We made spears from thick wire, which we sharpened and fixed into wooden handles. We used these as weapons while we were on guard duty, guarding ourselves and our neighbours. Our group numbered about 20-30 persons and we worked together to protect ourselves.
In the meantime, danger was increasing. Both day and night we could see the glow of fires in the skies. Polish people were being murdered by the Ukrainians just because they were Polish. Before this, the Ukrainians and the Poles were friends and neighbors. Now they were killing us, robbing our property, smashing and burning the building,s and stealing our land. The whole village at Brzezina was wiped out on 7 April 1943. A few survivors reached Choromce. We found out that some of our relatives, the Zarczynski family of 5, had been murdered. I remember a girl, Helena Dolmaradzka who was brought into our village suffering from stab wounds. She had been stabbed in the back sixteen times by a Ukrainian neighbour using a bayonet. We treated her at Choromce and she survived. Three Polish families escaped from the Ukrainian village of Dlugowola and came to Choromce. The defense of Choromce grew, as the organization of security and armaments improved. We were building bunkers, digging trenches, and making stockades. All the while, the threat of an attack by the Ukrainians was growing. I was assigned to a group to unify the defensive efforts of Poles in the surrounding villages. I was provided with a French rifle and 10 bullets. My mother knew nothing about this.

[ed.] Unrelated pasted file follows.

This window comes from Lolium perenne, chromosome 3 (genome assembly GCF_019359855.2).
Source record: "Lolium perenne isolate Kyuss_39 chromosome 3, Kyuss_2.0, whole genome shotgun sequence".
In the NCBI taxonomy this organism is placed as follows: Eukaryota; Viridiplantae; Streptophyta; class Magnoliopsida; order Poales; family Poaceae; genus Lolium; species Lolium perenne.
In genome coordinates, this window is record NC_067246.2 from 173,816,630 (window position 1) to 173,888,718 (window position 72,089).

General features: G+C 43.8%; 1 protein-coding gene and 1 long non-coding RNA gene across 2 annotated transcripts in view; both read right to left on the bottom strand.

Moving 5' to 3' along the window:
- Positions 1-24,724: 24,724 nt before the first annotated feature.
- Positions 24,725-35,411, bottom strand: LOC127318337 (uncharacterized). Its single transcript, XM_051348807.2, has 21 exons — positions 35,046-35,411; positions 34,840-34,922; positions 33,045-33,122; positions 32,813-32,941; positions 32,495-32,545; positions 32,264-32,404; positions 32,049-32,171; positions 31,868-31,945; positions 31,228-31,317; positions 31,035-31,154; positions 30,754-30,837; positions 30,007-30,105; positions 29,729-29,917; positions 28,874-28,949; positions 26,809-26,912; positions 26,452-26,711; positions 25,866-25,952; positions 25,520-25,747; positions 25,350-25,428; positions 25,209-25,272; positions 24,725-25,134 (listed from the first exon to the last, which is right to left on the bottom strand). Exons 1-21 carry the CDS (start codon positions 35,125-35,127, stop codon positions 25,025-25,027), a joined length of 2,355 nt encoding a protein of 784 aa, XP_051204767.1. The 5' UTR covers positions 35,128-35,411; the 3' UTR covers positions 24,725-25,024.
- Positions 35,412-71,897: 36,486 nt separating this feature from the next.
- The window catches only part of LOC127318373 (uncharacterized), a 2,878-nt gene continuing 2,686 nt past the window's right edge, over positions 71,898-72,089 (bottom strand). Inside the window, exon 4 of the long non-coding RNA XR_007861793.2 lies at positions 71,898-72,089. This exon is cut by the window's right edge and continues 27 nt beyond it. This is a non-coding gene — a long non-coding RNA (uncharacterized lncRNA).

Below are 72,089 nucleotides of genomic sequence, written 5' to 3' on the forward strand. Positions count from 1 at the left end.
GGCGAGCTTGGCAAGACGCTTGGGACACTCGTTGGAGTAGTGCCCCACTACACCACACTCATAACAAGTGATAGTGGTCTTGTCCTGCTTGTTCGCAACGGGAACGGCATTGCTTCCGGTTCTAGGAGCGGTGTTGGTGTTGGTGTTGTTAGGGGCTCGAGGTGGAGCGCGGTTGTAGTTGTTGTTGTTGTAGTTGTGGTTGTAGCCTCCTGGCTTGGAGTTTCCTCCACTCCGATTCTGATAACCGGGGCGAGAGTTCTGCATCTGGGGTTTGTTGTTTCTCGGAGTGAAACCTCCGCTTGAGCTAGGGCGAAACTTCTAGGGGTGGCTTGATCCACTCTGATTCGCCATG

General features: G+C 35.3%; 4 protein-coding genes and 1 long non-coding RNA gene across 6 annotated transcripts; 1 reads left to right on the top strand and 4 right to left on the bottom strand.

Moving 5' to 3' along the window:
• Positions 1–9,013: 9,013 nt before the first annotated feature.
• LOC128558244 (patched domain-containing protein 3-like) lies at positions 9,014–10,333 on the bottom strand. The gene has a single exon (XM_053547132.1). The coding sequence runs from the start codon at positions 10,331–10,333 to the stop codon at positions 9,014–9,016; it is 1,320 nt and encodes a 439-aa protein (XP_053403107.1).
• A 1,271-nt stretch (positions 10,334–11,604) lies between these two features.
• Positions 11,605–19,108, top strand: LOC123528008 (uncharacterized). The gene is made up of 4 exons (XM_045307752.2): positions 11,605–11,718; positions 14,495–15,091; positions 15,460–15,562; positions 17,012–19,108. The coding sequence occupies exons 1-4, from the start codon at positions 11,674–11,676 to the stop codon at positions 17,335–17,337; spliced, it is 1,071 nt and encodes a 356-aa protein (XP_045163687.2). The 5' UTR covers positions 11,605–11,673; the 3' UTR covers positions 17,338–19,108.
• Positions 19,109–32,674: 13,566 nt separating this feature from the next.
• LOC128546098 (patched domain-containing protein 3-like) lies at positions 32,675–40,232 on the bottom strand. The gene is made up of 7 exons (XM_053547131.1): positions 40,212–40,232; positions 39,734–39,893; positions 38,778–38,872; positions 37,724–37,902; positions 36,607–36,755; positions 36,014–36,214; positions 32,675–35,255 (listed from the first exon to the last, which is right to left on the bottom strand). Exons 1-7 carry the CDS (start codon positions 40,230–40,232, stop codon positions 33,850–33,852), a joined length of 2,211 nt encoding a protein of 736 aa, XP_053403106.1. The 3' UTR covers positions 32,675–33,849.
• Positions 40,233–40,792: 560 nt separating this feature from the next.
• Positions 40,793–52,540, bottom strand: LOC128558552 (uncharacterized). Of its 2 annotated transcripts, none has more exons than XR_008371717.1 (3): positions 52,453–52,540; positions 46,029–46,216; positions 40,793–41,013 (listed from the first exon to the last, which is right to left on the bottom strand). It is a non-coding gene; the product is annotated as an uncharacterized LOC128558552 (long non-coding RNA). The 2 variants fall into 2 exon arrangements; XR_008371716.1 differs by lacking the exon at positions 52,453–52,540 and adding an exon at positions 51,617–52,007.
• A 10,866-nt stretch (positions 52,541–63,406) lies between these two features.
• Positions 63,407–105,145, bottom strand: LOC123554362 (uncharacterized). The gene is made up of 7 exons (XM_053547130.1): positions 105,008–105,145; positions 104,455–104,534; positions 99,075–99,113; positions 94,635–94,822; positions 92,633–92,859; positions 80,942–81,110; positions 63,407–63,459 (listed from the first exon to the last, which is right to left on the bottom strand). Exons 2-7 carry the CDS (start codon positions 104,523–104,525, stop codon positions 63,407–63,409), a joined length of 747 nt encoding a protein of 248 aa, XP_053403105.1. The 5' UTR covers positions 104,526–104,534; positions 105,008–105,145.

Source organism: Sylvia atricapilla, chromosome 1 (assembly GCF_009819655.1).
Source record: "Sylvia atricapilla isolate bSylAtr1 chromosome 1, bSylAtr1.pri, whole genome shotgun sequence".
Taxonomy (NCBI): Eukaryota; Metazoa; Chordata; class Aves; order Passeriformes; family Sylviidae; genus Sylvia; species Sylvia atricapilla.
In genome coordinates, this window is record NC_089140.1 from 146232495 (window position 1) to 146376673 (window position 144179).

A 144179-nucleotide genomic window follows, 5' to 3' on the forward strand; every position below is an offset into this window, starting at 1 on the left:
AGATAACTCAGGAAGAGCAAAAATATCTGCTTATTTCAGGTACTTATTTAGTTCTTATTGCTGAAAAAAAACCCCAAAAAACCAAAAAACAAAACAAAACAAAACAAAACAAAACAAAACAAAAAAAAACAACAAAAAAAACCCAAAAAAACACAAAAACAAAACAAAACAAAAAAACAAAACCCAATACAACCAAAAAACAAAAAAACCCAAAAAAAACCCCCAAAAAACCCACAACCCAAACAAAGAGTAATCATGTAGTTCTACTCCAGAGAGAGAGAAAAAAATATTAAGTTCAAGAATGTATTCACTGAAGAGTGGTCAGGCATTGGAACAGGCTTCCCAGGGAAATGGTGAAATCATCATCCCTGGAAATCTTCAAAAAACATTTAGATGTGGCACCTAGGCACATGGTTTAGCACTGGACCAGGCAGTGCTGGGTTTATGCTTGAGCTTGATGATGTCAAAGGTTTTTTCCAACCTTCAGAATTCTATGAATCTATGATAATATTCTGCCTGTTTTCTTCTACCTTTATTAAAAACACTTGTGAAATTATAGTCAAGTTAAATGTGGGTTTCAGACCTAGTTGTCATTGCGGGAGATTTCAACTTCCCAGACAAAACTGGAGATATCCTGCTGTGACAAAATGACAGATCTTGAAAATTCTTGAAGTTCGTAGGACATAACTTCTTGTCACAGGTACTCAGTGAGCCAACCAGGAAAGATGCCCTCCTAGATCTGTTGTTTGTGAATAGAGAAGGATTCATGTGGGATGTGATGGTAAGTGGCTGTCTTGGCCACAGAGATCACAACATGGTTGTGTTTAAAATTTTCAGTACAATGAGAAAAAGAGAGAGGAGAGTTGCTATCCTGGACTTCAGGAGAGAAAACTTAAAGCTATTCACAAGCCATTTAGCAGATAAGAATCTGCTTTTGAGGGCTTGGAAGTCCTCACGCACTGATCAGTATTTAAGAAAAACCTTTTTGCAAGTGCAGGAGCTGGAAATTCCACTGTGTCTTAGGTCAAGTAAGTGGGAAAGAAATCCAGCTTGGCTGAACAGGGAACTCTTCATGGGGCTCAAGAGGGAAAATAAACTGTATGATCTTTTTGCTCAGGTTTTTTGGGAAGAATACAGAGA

On Easter Saturday, 24 April 1943, an order came from the chief of the local Partisan group for all Polish able-bodied men to gather out on the street. It was a moonlit night and everyone lined up in pairs. Each pair was placed so they could just make out the pair in front and behind. The password was "Shovel" and the answer was "Chair". There were 12 pairs in front of me. I was joined by some youth whom I did not know, and together we made the 13th pair. Behind us there was a further 14 pairs. We were ordered to march out. We marched silently through the village of Prurwa, then Kopaczowka, and then Wydymerz, a total of about 6 kms.
We surrounded a Ukrainian homestead and placed ourselves so we were all within sight of one another. I was told to go inside and speak only Russian. When I entered the room, I immediately noticed that there was a Ukrainian lying on the floor. I said in Russian "Otday oruzyje" which means give up your gun. He replied that he does not have any guns and repeated this a number of times.
I noticed that the lads were taking things out of the house such as tablecloths, curtains, towels. I went into the pantry and noticed a woman sitting with her daughter and both were crying. I asked the woman to give the partisans some bread and something to eat with the bread. She handed over two loaves of bread and a cut of meat. I went back into the house and asked the Ukrainian whether he had any vodka. He got up and went outside where he retrieved a bottle of homemade vodka from under a bush.